When U.S. Supreme Court Justice Ruth Bader Ginsburg visited Stanford

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U.S. Supreme Court Justice Ruth Bader Ginsburg, who died Friday, Sept. 18, twice visited Stanford University, once to help celebrate Constitution Day and later to deliver the Rathbun Lecture on a Meaningful Life.

U.S. Supreme Court Justice Ruth Bader Ginsburg spoke with then Stanford Law School Dean Elizabeth Magill, who once clerked for Ginsburg, during a visit to campus Sept. 17, 2013. The then-80-year-old jurist spoke on Constitution Day, when public schools and institutions recognize the adoption of the U.S. Constitution with programs about the founding document. Ginsburg told the audience that contentious cases and sharp dissents don’t translate into acrimony among the justices. "What holds us together is that we revere the institution for which we work,” she said. "We know that we must maintain a high level of collegiality.”
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In January 2017, Ruth Bader Ginsburg visited Stanford to deliver the Rathbun Lecture on a Meaningful Life. The talk was so widely anticipated that a lottery had to be implemented to distribute tickets. Ginsburg was welcomed with a standing ovation.
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To live a meaningful life, do something for your community, Supreme Court Justice Ruth Bader Ginsburg told the Stanford audience. "If you want to be a true professional, you will do something outside yourself," she continued. "Something to repair tears in your community. Something to make life a little better for people less fortunate than you. That’s what I think a meaningful life is - living not for oneself, but for one’s community."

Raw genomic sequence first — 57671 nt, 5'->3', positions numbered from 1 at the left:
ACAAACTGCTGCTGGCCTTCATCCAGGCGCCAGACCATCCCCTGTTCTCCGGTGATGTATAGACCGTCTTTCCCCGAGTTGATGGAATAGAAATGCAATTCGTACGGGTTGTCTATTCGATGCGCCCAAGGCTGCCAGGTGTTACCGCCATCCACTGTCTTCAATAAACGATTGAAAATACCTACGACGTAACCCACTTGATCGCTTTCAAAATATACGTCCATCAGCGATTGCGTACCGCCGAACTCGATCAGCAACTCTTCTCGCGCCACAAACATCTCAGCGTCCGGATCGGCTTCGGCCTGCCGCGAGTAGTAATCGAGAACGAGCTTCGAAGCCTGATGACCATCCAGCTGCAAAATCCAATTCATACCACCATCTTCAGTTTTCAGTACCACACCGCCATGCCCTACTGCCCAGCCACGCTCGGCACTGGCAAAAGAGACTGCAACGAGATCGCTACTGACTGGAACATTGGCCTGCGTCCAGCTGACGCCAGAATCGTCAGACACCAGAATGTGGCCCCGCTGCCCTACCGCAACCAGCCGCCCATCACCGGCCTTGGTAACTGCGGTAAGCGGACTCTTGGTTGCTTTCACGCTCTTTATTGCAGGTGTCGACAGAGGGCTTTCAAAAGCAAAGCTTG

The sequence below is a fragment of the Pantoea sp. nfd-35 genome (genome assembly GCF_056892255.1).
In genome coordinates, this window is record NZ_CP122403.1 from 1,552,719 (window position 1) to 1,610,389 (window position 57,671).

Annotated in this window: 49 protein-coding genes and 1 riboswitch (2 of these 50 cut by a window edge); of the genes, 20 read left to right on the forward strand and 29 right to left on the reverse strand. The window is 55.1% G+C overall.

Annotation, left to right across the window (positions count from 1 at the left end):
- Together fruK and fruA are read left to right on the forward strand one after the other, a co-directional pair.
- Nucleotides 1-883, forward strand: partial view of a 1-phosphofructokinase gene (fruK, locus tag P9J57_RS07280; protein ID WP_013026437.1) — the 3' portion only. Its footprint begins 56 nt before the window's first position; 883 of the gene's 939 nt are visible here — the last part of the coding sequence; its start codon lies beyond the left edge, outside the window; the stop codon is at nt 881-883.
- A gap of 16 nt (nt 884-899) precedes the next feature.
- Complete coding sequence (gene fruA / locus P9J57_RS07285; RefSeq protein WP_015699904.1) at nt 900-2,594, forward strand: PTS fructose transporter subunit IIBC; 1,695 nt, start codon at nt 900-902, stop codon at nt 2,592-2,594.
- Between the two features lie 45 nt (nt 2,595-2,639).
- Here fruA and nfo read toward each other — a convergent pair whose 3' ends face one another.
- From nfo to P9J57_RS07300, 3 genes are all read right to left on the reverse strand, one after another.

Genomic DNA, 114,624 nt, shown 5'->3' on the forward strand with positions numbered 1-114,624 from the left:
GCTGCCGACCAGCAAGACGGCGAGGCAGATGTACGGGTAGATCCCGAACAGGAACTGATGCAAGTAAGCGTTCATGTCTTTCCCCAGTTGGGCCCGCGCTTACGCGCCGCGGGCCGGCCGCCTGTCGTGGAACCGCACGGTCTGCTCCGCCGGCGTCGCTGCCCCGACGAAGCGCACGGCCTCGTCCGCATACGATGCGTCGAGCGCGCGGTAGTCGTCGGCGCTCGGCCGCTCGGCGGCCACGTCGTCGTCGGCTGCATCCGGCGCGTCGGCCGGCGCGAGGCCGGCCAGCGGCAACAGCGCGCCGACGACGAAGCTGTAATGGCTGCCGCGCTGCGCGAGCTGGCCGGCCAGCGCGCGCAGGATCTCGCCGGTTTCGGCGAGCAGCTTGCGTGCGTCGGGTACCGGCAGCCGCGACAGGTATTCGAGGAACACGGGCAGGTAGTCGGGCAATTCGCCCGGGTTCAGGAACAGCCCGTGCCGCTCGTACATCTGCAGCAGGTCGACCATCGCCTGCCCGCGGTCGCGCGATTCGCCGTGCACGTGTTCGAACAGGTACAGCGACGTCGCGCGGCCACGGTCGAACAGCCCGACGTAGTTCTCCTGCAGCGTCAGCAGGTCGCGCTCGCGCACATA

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During a question-and-answer session, moderated by then Dean for Religious Life the Rev. Jane Shaw, Ginsburg encouraged students to get involved with public interest groups that reflect their passions. When one student asked Ginsburg how she would like to be remembered 100 years from now, she said: "That I was a judge who worked as hard as she could to be the best of her ability to do the job right." The audience applauded.
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During the question-and-answer session with students, Ginsburg said she is often asked if she has any advice to share. "I do," she said. "It comes from my savvy mother-in-law, advice she gave me on my wedding day. ’In every good marriage,’ she counseled, ’it helps sometimes to be a little deaf.’ I have followed that advice assiduously, and not only at home through 56 years of a marital partnership nonpareil. I have employed it as well in every workplace, including the Supreme Court. When a thoughtless or unkind word is spoken, best tune out. Reacting in anger or annoyance will not advance one’s ability to persuade."
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Mary Hynes, associate professor (research) of biology, U.S. Supreme Court Justice Ruth Bader Ginsburg and President Marc Tessier Lavigne posed for a photo after they met at the Round Room of Memorial Church after Ginsburg delivered the Rathbun Lecture on a Meaningful Life.
Image credit: L.A. Cicero


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